This chapter emphasizes the various possible ways to conceive inequality and disadvantage, as well as the multiplicity of individual, social, economic, cultural, institutional, and so on, dimensions involved. The challenge in terms of public policies is then to select one informational basis of inequality, that is, to identify which dimensions of inequality are to be tackled via public policies and which ones can be discarded as less significant. In this selection process, the participation of vulnerable people, directly affected by disadvantage, makes a huge difference, as it can allow a more adequate identification of the inequalities to be tackled. The chapter sheds light on the complex intricacies between inequality and participation, and emphasizes the prerequisites for a full and effective participation of vulnerable people in the design and implementation of public policies struggling against inequality and disadvantage.
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Jean-Michel Bonvin, Benoît Beuret and Stephan Dahmen
Katharine McGowan, Frances Westley and Ola Tjörnbo
Hans-Uwe Otto, Valerie Egdell, Jean-Michel Bonvin and Roland Atzmüller
In many European countries, a large number of young people aged 15 to 29 years have challenging and complex educational or labour market experiences. Since the 2008 economic crisis, the situation of young people has again deteriorated dramatically in many European countries and in particular in southern and eastern Europe. Employment and training opportunities have reduced, and levels of poverty and social exclusion have increased, not only, but especially, for young people. Thus, the question is emerging as to whether young people are a group at great risk of becoming, being and staying socially disadvantaged. It is this problem of the social disadvantage of young people in Europe in the aftermath of the economic crisis that this volume focuses upon. After having peaked in the immediate years after the beginning of the financial crisis in 2008 and the subsequent sovereign debt crisis in a range of European countries, the unemployment rate in the EU-28 for the 15 to 19 years age group stood at 24.6 per cent,1 for the 20 to 24 years age group at 19.1 per cent, and at 12.4 per cent for the 25 to 29 years age group.2 With the remarkable exception of Germany, Austria and Switzerland, who experienced a temporary peak of youth unemployment in the years preceding the crisis of 2008 (albeit on levels way below the situation in the so-called European periphery), in most European countries youth unemployment had remained relatively stable since the early 2000s – although a high degree of variation between European member states has to be taken into account.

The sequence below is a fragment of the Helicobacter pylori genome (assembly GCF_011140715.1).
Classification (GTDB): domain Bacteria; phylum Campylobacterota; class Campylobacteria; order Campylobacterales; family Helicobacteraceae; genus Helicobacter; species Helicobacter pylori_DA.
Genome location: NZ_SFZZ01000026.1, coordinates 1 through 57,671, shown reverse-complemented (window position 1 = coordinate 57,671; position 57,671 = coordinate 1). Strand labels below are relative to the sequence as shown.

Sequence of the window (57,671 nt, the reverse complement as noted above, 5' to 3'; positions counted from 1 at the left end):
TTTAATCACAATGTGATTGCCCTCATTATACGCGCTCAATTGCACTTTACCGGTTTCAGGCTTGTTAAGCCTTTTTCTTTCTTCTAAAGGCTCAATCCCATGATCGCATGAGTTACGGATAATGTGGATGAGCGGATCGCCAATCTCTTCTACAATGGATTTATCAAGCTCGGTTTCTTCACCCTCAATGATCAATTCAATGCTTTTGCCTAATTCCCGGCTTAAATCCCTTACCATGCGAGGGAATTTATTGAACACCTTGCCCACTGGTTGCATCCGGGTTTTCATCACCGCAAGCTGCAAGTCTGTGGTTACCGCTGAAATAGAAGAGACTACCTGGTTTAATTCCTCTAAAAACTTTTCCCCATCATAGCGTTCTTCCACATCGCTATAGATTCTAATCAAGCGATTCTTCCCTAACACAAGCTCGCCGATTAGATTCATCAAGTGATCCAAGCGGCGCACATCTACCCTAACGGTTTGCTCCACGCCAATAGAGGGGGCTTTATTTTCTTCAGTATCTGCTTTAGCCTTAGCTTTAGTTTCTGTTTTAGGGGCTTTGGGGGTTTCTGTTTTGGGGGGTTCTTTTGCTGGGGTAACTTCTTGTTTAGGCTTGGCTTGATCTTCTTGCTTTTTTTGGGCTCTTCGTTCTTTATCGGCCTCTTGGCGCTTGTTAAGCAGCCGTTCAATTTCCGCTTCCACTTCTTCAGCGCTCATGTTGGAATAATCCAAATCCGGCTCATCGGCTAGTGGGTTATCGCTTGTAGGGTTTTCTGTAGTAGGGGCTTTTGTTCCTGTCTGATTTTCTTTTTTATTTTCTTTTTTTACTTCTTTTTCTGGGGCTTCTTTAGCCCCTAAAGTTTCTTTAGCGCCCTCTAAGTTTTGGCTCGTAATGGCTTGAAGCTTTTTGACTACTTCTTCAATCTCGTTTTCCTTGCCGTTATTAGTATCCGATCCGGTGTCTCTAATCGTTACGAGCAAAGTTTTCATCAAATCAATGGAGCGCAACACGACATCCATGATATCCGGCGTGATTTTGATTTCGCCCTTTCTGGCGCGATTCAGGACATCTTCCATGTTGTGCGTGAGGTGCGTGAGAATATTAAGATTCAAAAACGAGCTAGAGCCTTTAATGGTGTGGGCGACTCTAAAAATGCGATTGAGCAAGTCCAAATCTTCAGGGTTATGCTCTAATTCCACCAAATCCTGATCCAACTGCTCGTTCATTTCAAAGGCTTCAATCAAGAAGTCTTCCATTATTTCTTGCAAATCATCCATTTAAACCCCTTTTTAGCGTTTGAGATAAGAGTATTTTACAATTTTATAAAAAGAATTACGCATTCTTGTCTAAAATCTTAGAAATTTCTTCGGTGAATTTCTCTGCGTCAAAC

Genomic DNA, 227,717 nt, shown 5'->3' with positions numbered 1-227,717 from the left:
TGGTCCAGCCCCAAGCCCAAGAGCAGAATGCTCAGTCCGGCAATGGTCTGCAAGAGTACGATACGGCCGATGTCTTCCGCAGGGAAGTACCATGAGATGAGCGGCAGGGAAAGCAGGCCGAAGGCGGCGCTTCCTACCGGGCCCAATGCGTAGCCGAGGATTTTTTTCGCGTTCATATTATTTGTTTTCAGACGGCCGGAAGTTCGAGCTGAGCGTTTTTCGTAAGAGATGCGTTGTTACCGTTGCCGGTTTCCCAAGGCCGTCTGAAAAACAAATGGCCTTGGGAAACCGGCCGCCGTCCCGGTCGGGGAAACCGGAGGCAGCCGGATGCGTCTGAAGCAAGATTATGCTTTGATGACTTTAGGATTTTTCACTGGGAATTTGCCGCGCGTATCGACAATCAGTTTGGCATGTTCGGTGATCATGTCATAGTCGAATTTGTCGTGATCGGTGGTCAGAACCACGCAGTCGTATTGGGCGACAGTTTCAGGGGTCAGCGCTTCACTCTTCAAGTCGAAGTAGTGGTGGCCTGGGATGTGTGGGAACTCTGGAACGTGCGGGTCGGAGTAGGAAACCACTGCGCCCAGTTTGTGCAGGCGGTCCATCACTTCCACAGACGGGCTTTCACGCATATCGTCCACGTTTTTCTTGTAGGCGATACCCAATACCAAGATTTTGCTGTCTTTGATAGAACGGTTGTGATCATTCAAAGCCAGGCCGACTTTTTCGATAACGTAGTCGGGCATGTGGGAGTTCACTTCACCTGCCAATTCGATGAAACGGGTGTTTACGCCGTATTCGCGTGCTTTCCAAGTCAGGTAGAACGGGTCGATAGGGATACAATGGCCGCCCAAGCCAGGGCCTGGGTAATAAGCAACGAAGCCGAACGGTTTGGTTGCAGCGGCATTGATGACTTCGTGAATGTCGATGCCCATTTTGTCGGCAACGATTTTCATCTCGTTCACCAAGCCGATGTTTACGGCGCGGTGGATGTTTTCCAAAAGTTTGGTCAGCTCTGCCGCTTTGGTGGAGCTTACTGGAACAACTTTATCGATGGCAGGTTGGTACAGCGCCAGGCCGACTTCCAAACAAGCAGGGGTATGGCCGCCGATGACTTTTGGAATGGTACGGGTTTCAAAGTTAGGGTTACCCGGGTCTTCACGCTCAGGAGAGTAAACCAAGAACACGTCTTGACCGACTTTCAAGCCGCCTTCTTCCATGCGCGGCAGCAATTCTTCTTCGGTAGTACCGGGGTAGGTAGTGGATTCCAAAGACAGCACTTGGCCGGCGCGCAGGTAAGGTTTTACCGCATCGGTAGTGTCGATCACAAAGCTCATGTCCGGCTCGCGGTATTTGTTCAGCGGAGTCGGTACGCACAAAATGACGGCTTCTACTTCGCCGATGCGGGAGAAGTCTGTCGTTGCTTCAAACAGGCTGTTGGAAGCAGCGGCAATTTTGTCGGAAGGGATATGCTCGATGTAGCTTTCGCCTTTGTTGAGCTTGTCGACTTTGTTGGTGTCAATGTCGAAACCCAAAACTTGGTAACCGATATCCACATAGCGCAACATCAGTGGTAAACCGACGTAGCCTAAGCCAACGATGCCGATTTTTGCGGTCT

Stefania Marino, Rinus Penninx and Judith Roosblad
The book offers an analysis of the relationship between trade unions, immigration and migrant workers across 11 European countries in the period between 1990 and 2015. This introductory chapter explains the editors’ approach to this study, which is based on the comparative framework as developed in an earlier book by Penninx and Roosblad in 2000. This framework is critically reconsidered and its validity is checked in the light of recent contextual changes. It informs the development of the main questions that will underpin both the structure and content of the 11 country cases and the comparative analysis presented in the concluding chapter. In addition, this introduction addresses relevant methodological aspects and outlines the structure of the book.
Xiaowei Zang and Lucy Xia Zhao
The study of the family and marriage in China is interesting given profound changes in fertility transition, household structure, mate selection, divorce, old age support, and so on, since the nineteenth century. This chapter first reviews the English literature on a few selected aspects of the family institution and marriage in China. Next, it summarizes the outline of each of the chapters, which discuss a wide range of topics including love and marriage, educational endogamy, family planning, son preference, the marriage squeeze, family decision-making power, filial piety and old age support, intermarriage and intercultural dating, international adoption from mainland China, and many more.